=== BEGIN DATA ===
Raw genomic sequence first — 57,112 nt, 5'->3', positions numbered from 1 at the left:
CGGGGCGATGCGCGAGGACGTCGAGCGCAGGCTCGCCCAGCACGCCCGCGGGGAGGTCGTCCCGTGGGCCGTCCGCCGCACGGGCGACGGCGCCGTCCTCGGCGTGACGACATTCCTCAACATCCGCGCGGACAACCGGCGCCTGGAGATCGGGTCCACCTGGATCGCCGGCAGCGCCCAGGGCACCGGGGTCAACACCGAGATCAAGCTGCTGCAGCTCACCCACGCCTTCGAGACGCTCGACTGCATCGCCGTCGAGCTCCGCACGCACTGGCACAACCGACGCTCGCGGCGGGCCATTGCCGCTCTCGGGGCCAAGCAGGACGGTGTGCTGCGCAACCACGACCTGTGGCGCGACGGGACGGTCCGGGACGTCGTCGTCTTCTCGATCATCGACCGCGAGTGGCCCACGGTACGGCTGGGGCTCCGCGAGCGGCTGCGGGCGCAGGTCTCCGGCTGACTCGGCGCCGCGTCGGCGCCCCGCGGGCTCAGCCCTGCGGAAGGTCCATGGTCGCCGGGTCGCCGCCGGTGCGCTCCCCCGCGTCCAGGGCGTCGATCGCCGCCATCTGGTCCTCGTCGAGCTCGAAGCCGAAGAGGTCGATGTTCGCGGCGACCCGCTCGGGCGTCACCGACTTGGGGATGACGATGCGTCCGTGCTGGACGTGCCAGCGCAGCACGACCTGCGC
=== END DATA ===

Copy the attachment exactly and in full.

Raw genomic sequence first — 57,112 nt, 5'->3', positions numbered from 1 at the left:
CGGGGCGATGCGCGAGGACGTCGAGCGCAGGCTCGCCCAGCACGCCCGCGGGGAGGTCGTCCCGTGGGCCGTCCGCCGCACGGGCGACGGCGCCGTCCTCGGCGTGACGACATTCCTCAACATCCGCGCGGACAACCGGCGCCTGGAGATCGGGTCCACCTGGATCGCCGGCAGCGCCCAGGGCACCGGGGTCAACACCGAGATCAAGCTGCTGCAGCTCACCCACGCCTTCGAGACGCTCGACTGCATCGCCGTCGAGCTCCGCACGCACTGGCACAACCGACGCTCGCGGCGGGCCATTGCCGCTCTCGGGGCCAAGCAGGACGGTGTGCTGCGCAACCACGACCTGTGGCGCGACGGGACGGTCCGGGACGTCGTCGTCTTCTCGATCATCGACCGCGAGTGGCCCACGGTACGGCTGGGGCTCCGCGAGCGGCTGCGGGCGCAGGTCTCCGGCTGACTCGGCGCCGCGTCGGCGCCCCGCGGGCTCAGCCCTGCGGAAGGTCCATGGTCGCCGGGTCGCCGCCGGTGCGCTCCCCCGCGTCCAGGGCGTCGATCGCCGCCATCTGGTCCTCGTCGAGCTCGAAGCCGAAGAGGTCGATGTTCGCGGCGACCCGCTCGGGCGTCACCGACTTGGGGATGACGATGCGTCCGTGCTGGACGTGCCAGCGCAGCACGACCTGCGC